From its humble beginnings in Kentucky and Tennessee to becoming a global symbol of craftsmanship, bourbon is steeped in tradition and history. Each sip of the amber elixir whispers tales of pioneers and Prohibition, though it’s often misunderstood. Bourbon is whiskey, but not all whiskey is bourbon; many of its qualities are distinctive.
Bourbon is a truly American beverage, starting in the original colonies in the 18th century. The inventor of bourbon is unclear, though some credit Baptist minister Elijah Craig as the first person to distill bourbon. What we do know is that Irish and Scottish settlers migrated into Kentucky and Tennessee and brought with them their skills in whiskey-making. Eventually, farmers in both states began producing bourbon to sell and, of course, for their own consumption.
Unfortunately, like many alcohol stories in the U.S., bourbon production was decimated by Prohibition. Kentucky historians say there were as many as 2,000 distilleries across the state at one point; only a small handful could continue producing medicinal whiskey between 1920 and 1933. Today, the state is home to about 95 distilleries.
Across the U.S., bourbon is as popular as any spirit in the industry. Discover a world where every bottle holds a piece of American heritage.
Are Whiskey and Bourbon the Same Thing?
Comparing whiskey and bourbon is commonly misunderstood, so let’s break it down. Whiskey is a category of alcohol, much like beer or wine. The category includes Canadian, Japanese, and Scotch whisky, which all use the spelling without the ‘e’. In contrast, Irish whiskey and any whiskey from within the United States (like bourbon) gets the whiskey spelling with an ‘e’.
Contrary to popular belief (and clever marketing), bourbon is not exclusive to Kentucky. While it is very popular there, producing bourbon outside Kentucky is possible and perfectly legal. The only location requirement is that bourbon production must happen within the United States.
Bourbon is a whiskey that must use at least 51% corn in its mash (the mixture of grains used in the distillation process). Bourbon reaches a maximum of 80% ABV (160 proof) during distillation, then enters charred new oak barrels at 62.5% ABV (125 proof) or less. The final ABV during bottling is often 40% (80 proof). The beverage can bear the bourbon name if a producer follows those requirements.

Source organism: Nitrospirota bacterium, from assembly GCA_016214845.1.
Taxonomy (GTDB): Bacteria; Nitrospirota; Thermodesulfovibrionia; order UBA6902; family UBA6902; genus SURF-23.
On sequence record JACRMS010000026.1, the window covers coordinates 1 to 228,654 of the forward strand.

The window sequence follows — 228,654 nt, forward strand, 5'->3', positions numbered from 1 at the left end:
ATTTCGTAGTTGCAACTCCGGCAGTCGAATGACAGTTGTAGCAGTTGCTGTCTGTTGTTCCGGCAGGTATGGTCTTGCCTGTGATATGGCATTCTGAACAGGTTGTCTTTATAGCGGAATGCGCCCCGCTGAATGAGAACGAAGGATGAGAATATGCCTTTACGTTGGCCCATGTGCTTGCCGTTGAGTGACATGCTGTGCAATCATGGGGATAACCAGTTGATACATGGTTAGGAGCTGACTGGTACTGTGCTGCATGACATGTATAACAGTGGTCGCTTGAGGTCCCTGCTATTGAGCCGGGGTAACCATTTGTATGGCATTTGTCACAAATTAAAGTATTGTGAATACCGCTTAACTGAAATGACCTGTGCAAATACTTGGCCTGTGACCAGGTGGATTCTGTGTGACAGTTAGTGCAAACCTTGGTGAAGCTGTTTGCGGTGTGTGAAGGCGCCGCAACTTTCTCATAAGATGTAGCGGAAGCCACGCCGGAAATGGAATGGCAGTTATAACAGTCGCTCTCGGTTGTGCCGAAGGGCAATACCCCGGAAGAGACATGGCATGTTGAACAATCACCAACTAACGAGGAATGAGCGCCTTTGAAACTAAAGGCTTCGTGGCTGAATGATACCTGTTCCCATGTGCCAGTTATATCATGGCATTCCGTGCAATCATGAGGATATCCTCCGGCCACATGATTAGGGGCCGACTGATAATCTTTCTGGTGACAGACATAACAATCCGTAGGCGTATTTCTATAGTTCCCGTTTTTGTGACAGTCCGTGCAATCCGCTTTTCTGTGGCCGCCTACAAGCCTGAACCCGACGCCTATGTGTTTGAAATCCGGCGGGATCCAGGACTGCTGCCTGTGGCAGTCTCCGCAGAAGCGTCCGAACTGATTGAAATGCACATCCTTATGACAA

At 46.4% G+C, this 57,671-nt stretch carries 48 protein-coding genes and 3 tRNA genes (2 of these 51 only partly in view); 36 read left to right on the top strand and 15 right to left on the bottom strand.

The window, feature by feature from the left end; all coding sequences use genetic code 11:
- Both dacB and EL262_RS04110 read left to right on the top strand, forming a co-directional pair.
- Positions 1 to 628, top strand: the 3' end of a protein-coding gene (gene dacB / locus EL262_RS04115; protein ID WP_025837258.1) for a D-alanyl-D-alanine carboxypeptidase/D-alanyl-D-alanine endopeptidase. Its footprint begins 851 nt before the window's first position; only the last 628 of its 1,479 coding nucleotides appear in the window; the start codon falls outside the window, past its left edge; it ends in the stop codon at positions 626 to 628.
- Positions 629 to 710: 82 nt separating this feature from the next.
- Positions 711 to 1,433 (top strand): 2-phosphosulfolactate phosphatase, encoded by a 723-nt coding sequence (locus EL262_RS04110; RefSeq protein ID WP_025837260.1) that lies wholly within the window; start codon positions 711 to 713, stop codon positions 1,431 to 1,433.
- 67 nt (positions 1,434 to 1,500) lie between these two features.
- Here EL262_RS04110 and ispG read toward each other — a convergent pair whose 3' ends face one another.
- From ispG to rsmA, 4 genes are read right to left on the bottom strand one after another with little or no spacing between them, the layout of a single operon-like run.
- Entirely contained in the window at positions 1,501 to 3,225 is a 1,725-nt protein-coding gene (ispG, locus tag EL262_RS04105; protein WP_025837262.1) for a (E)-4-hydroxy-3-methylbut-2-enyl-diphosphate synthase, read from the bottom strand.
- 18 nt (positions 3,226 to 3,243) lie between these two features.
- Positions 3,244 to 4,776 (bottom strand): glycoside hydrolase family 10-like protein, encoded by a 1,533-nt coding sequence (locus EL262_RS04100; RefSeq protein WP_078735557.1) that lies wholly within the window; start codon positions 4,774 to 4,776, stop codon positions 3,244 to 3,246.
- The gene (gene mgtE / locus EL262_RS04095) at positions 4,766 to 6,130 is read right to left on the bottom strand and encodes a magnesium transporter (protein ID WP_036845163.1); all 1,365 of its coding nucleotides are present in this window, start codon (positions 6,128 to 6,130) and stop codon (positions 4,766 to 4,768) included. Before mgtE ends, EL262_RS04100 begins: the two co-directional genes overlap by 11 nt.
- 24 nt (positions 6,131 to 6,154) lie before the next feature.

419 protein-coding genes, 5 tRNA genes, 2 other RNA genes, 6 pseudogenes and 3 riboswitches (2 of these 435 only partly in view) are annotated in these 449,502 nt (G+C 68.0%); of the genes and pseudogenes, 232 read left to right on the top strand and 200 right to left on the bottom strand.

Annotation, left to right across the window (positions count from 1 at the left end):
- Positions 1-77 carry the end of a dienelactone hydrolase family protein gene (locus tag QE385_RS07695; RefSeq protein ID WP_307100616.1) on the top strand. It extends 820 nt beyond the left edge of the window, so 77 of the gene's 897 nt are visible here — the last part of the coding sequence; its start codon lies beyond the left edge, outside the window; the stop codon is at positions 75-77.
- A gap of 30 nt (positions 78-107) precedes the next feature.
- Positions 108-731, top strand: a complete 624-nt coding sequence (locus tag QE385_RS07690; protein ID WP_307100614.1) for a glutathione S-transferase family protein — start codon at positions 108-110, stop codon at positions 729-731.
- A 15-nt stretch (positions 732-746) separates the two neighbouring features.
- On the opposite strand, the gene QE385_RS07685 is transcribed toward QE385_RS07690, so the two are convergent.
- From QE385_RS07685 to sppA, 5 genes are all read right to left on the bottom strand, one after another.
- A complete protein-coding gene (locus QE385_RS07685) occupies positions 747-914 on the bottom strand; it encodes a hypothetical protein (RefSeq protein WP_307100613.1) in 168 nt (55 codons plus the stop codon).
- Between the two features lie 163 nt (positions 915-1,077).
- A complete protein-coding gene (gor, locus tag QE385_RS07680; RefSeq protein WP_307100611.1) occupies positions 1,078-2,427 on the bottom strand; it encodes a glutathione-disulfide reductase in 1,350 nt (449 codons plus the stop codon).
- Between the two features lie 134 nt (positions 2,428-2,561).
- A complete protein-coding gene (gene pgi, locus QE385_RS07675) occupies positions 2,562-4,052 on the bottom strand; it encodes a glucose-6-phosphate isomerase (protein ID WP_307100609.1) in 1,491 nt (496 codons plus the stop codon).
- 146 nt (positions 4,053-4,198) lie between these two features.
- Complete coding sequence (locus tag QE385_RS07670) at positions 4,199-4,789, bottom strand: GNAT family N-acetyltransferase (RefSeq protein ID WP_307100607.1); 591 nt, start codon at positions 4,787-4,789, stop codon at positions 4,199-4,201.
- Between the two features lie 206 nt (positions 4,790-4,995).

How Bourbon Is Made
All whiskey comes from a grain mash. In the instance of bourbon, producers grind and cook corn to draw out the natural sugars. Then, like with all fermented beverages, yeast converts that sugar into alcohol and carbon dioxide (which releases into the air). This results in the “wash,” which is the equivalent of a wine must.
As the wash gets warmer, the vapors condense, and the distilling process begins. Many producers distill their wash multiple times, leading to “double” or “triple-distilled” bourbon. From there, the liquid (known as “white dog”) may age for years, depending on the producer and the style. Lastly is bottling and labeling.
Typically, producers blend a variety of whiskeys from different barrels to make their bourbon. Think about it like Champagne or fortified wines. However, some now focus on single-barrel bourbon as an upgraded version. These come from a single barrel and can bring more intense flavors of toffee, almond, fig and leather. Those who want to hedge their bets will produce a “small batch” bourbon, which has no formal definition. However, as the name suggests, these bourbons come from fewer barrels, which can enhance the flavors.
How to Taste Bourbon
For bourbon, the preparation is as important as the tasting process. A serving is usually about one or two ounces in a Glencairn glass. It has a wide bottom and a narrow middle that opens up at the top, which helps bring out the subtle aromatic nuances.
The best way to taste bourbon is “neat,” meaning there is no ice or water in the glass since they can dilute the flavors. However, water or ice can help bring down the harshness of the alcohol, especially for newer drinkers. So, to each their own.
Once ready, there are a few steps to tasting and evaluating:
- Notice the color: The color is a good indicator of the depth of flavor and alcohol level. Darker bourbons tend to be higher in both.
- “Nose” the glass: Tilt the glass and bring your nose to the rim. Do not put your nose deep into the glass; the alcohol will be harsh and unpleasant. Pro-tip: parting your lips slightly when smelling to get more nuances beyond the scent of alcohol.
- Taste the bourbon: This is the fun part. Take a sip of the bourbon and hold it in the mouth. Note the flavors, often of caramel, vanilla, and spices.
- Note the finish: These notes develop over time, especially for bourbons with a longer finish.
Classic Bourbon Cocktails
Consider a bourbon-based cocktail if drinking a glass of bourbon neat is too much of a jump from your usual imbibing habits.
The Old Fashioned, as the name implies, is a classic and includes bourbon, simple syrup, and bitters. It often comes with a lemon or orange twist.
The Whiskey Smash is another classic and is pretty simple to make, acting as a great introduction for beginners. It comprises bourbon, simple syrup and muddled lemon. Swapping the muddled lemon for mint turns a Whiskey Smash into a Mint Julep.
America’s Most Popular Bourbon Brands
Identifying the best bourbon is very much a subjective opinion. However, a few recognizable brands are available in nearly every restaurant or liquor store. In no particular order, those include Jim Beam, Elijah Craig, Woodford Reserve, Buffalo Trace, Evan Williams, Knob Creek, and Maker’s Mark, all ranging in price, alcohol, and flavor profile.